More than a century after Edison invented a reliable light bulb, the nation's electricity distribution system, an aging spider web of power lines, is poised to move into the digital age.
The "smart grid" has become the buzz of the electric power industry, at the White House and among members of Congress. President Barack Obama says it's essential to boost development of wind and solar power, get people to use less energy and to tackle climate change.
What smart grid visionaries see coming are home thermostats and appliances that adjust automatically depending on the cost of power; where a water heater may get juice from a neighbor's rooftop solar panel; and where on a scorching hot day a plug-in hybrid electric car charges one minute and the next sends electricity back to the grid to help head off a brownout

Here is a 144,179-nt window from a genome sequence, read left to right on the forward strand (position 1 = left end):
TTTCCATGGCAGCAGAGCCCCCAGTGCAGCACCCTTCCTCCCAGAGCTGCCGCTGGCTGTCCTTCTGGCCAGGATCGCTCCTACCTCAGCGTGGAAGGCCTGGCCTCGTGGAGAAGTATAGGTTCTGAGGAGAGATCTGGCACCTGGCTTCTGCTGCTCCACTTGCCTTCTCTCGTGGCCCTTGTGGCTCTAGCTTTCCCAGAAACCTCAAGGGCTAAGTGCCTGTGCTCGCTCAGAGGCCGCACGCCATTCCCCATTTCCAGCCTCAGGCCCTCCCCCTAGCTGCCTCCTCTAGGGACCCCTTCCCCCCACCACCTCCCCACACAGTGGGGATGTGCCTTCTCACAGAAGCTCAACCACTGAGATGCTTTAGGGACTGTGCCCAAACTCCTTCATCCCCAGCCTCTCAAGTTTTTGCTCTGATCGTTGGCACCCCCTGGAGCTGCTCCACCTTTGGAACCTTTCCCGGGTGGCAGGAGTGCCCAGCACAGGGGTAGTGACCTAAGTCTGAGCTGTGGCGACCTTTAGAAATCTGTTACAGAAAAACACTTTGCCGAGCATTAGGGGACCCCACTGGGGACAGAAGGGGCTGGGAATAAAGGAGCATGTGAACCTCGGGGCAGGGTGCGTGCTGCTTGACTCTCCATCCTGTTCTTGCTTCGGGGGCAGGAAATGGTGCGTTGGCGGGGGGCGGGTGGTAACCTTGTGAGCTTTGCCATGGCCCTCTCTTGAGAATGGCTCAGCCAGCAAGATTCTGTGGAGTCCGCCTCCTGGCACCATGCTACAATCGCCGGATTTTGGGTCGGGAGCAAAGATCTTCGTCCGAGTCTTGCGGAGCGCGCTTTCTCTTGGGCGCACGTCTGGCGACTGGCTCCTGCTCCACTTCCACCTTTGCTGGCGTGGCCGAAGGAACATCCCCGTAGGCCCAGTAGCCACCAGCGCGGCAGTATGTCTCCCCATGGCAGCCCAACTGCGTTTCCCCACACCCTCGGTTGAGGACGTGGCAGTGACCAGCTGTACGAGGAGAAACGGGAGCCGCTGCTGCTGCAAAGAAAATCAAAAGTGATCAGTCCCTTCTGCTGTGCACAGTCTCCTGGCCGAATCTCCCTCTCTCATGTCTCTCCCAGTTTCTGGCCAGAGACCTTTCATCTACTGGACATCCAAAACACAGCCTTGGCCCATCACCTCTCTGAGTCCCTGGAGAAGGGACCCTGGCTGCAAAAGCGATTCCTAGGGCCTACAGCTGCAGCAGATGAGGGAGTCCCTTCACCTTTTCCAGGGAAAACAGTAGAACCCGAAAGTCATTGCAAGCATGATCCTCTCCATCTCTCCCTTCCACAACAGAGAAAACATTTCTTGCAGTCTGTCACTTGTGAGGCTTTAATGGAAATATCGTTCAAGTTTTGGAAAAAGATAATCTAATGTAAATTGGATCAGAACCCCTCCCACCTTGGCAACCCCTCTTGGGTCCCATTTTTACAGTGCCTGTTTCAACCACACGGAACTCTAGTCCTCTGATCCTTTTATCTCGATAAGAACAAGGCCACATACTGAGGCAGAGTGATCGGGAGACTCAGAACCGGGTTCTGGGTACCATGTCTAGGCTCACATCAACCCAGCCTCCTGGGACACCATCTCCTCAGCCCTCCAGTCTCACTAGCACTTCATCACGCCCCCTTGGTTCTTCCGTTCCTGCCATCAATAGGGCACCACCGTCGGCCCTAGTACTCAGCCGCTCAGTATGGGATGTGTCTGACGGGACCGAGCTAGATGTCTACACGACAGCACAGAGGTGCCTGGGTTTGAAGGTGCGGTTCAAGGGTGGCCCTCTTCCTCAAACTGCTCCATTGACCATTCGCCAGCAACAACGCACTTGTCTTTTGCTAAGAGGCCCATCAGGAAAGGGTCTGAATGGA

It is where utilities get instant feedback on a transformer outage, shift easily among energy sources, integrating wind and solar energy with electricity from coal-burning power plants, and go into homes and businesses to automatically adjust power use based on prearranged agreements.
"It's the marriage of information technology and automation technology with the existing electricity network. This is the energy Internet," said Bob Gilligan, vice president for transmission at GE Energy, which is aggressively pursuing smart grid development. "There are going to be applications 10 years from now that you and I have no idea that we're going to want or need or think are essential to our lives."
Hundreds of technology companies and almost every major electric utility company see smart grid as the future. That interest got a boost with the availability of $4.5 billion in federal economic recovery money for smart grid technology.
But smart grid won't be cheap; cost estimates run as high as $75 billion. Who's going to pay the bill? Will consumers get the payback they are promised? Might "smart meters" be too intrusive? Could an end-to-end computerization of the grid increase the risk of cyberattacks?